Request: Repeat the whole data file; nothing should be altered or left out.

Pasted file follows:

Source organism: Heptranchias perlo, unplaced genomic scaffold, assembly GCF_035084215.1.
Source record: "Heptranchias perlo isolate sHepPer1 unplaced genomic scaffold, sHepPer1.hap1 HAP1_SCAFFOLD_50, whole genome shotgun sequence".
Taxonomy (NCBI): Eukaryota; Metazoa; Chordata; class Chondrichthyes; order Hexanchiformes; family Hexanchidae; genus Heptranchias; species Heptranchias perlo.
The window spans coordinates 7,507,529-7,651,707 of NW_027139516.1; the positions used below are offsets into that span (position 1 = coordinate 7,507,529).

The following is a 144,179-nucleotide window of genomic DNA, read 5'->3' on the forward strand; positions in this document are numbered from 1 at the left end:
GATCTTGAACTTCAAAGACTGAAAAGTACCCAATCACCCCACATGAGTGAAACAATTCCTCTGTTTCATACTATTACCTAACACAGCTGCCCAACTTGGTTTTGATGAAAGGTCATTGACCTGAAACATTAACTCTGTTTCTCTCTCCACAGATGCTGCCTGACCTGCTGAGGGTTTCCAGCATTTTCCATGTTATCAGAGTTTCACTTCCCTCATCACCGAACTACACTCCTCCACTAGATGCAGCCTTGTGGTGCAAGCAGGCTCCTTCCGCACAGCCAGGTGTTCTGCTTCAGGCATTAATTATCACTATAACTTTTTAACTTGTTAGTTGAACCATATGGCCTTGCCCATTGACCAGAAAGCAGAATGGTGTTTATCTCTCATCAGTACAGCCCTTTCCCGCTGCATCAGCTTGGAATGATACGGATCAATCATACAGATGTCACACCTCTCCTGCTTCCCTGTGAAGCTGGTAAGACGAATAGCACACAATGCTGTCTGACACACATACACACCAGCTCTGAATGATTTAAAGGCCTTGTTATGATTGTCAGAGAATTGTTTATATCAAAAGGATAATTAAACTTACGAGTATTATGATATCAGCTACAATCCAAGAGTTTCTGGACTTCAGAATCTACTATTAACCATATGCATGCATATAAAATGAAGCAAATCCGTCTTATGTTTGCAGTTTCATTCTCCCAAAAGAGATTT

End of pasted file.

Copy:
Source organism: Heptranchias perlo, unplaced genomic scaffold, assembly GCF_035084215.1.
Source record: "Heptranchias perlo isolate sHepPer1 unplaced genomic scaffold, sHepPer1.hap1 HAP1_SCAFFOLD_50, whole genome shotgun sequence".
Taxonomy (NCBI): Eukaryota; Metazoa; Chordata; class Chondrichthyes; order Hexanchiformes; family Hexanchidae; genus Heptranchias; species Heptranchias perlo.
The window spans coordinates 7,507,529-7,651,707 of NW_027139516.1; the positions used below are offsets into that span (position 1 = coordinate 7,507,529).

The following is a 144,179-nucleotide window of genomic DNA, read 5'->3' on the forward strand; positions in this document are numbered from 1 at the left end:
GATCTTGAACTTCAAAGACTGAAAAGTACCCAATCACCCCACATGAGTGAAACAATTCCTCTGTTTCATACTATTACCTAACACAGCTGCCCAACTTGGTTTTGATGAAAGGTCATTGACCTGAAACATTAACTCTGTTTCTCTCTCCACAGATGCTGCCTGACCTGCTGAGGGTTTCCAGCATTTTCCATGTTATCAGAGTTTCACTTCCCTCATCACCGAACTACACTCCTCCACTAGATGCAGCCTTGTGGTGCAAGCAGGCTCCTTCCGCACAGCCAGGTGTTCTGCTTCAGGCATTAATTATCACTATAACTTTTTAACTTGTTAGTTGAACCATATGGCCTTGCCCATTGACCAGAAAGCAGAATGGTGTTTATCTCTCATCAGTACAGCCCTTTCCCGCTGCATCAGCTTGGAATGATACGGATCAATCATACAGATGTCACACCTCTCCTGCTTCCCTGTGAAGCTGGTAAGACGAATAGCACACAATGCTGTCTGACACACATACACACCAGCTCTGAATGATTTAAAGGCCTTGTTATGATTGTCAGAGAATTGTTTATATCAAAAGGATAATTAAACTTACGAGTATTATGATATCAGCTACAATCCAAGAGTTTCTGGACTTCAGAATCTACTATTAACCATATGCATGCATATAAAATGAAGCAAATCCGTCTTATGTTTGCAGTTTCATTCTCCCAAAAGAGATTT